“Every Sunday night looks the same around our house,” says Christie, a mom of two. “Or rather, it sounds the same. My sixth-grade son will start moaning ‘I don’t wanna go to school tomorrow’ on repeat.”
The next morning, a reprise. “He complains that he doesn’t want to go to school and begs to stay home,” she says. “Sometimes he works himself into such a frenzy that he makes himself physically sick.”
But by Monday night, she shares, his stomachache is gone and he’s no longer complaining about going to school. “Until the next weekend, when his Sunday Scaries and Monday Morning Moaning will undoubtedly return. It’s been happening for years,” Christie says.
What are the Sunday Scaries?
“No, it’s not a new horror series on Netflix,” says Leesha M. Ellis-Cox, MD, MPH, a board certified child, adolescent, and adult psychiatrist and a Happy Family Organics’ Happy Baby Expert. “Rather, the Sunday Scaries is the sense of dread that begins on Sunday afternoon in anticipation of a new school [or work] week, also known as anticipatory anxiety.”
As a middle school student, Christie’s son might seem too young to be affected by the Sunday Scaries—after all, there are no looming work deadlines, long board meetings or the potential for tricky coworker interactions filling up his Monday calendar.
But anxiety is highly common and can affect children of all ages—even preschoolers, Dr. Ellis-Cox notes. Kids aren’t immune to these types of anxiety monsters any more than adults are.
“The Sunday Scaries more often affect school-aged youth from elementary up to middle and high school,” Dr. Ellis-Cox says. “Like work for adults, school is where children spend the bulk of their day. They must navigate social pressures, balance academics and extracurricular activities, cultivate their evolving identity, and find their friend group—tasks that present an array of challenges. Add social media to that list, and it is easy to understand how our children could really struggle on Sunday afternoons.”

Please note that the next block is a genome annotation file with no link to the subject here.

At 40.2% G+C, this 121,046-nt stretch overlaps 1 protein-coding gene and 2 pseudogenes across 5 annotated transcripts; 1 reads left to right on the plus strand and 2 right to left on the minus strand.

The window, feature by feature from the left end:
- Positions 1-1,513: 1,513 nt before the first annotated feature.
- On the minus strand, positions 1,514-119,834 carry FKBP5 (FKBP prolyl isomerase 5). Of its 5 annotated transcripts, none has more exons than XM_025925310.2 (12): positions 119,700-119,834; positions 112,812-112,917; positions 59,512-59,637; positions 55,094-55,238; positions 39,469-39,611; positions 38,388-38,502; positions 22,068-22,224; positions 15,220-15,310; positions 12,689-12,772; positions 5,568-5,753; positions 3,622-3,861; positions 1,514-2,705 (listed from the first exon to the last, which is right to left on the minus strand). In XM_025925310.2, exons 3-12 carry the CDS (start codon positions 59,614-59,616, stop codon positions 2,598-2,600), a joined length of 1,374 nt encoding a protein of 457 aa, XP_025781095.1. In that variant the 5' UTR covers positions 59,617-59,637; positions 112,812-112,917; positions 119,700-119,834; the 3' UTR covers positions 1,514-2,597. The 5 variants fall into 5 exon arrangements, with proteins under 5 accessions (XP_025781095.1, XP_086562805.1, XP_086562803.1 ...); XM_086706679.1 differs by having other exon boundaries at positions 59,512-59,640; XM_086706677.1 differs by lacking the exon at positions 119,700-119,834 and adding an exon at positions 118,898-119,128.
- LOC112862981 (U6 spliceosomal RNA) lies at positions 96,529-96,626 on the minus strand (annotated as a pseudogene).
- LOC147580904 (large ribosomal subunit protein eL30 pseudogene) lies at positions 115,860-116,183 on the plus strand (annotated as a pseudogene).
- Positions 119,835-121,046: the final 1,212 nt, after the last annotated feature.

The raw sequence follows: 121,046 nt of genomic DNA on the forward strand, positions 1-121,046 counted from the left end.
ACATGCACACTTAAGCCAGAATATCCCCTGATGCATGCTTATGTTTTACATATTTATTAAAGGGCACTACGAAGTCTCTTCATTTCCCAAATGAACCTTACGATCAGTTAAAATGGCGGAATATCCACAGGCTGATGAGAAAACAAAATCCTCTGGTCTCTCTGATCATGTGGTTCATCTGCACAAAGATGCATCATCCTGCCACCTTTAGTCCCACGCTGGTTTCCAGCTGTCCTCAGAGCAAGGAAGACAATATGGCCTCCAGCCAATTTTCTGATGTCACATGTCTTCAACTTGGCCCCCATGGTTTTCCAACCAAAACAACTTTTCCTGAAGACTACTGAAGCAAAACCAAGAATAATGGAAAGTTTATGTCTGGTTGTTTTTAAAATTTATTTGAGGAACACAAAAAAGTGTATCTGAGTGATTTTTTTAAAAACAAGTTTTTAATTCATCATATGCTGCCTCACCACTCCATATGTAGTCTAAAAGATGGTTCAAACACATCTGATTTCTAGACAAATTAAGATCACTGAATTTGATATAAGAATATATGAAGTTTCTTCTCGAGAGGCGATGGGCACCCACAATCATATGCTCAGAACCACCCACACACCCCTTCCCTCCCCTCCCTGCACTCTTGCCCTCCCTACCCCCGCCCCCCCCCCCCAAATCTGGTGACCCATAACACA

Symptoms of the Sunday Scaries
The hallmark symptom of the Sunday Scaries is anxiety and worry that set in on a Sunday afternoon or evening, usually before a return to routine, like school.
“It may come with a feeling of dread, mental heaviness, or impending doom,” says Sharifa Glass, MD, IBCLC, a pediatrician and certified lactation consultant based in Houston.
Symptoms that arise with the Sunday Scaries tend to be similar to the physical and emotional feelings of anxiety, including:
- Poor sleep
- Tight muscles
- Nausea or stomach upset
- Rapid heart rate
- Fast breathing
- Depressed mood
These feelings tend to diminish as the week progresses—sometimes even resolving moments after your child gets to school Monday morning. But if they seem to stick around for longer, it’s worth speaking to your child’s pediatrician to see if there’s a bigger issue with anxiety going on.
What causes the Sunday Scaries?
Although the typical root cause of Sunday Scaries is a form of anxiety; not all children who experience the Sunday Scaries have an anxiety disorder, Dr. Glass remarks.
But there are certain conditions that can make some kids more susceptible than others. “Children who have an anxiety disorder, mood disorder, autism spectrum disorder, or attention-deficit hyperactivity disorder (ADHD) tend to be more prone to experience the anxiety associated with Sunday Scaries,” Dr. Glass says. Recent life changes like a move, a new school, a loss or trauma may also be underlying risk factors.
Fear may also play a role. “While fear and anxiety are closely related, they are not the same,” says Dr. Ellis-Cox. “Fear recognizes a threat while anxiety imagines one. For some children, fear stems from a bully they must face, feeling unprepared or learning challenges that make school difficult. For others, the mere anticipation, the expectation of the worst, is scarier than what actually happens.” It can be helpful to try and determine if your child is experiencing this phenomenon due to a fear-based threat or anticipatory anxiety.
Because anxiety tends to run in families, kids with a higher risk for the Sunday Scaries may also have more anxious parents. Which is why examining our own relationship with anxiety can be so insightful. As parents, our own methods of coping with anxiety—or lack thereof—may have a trickle-down effect on our children.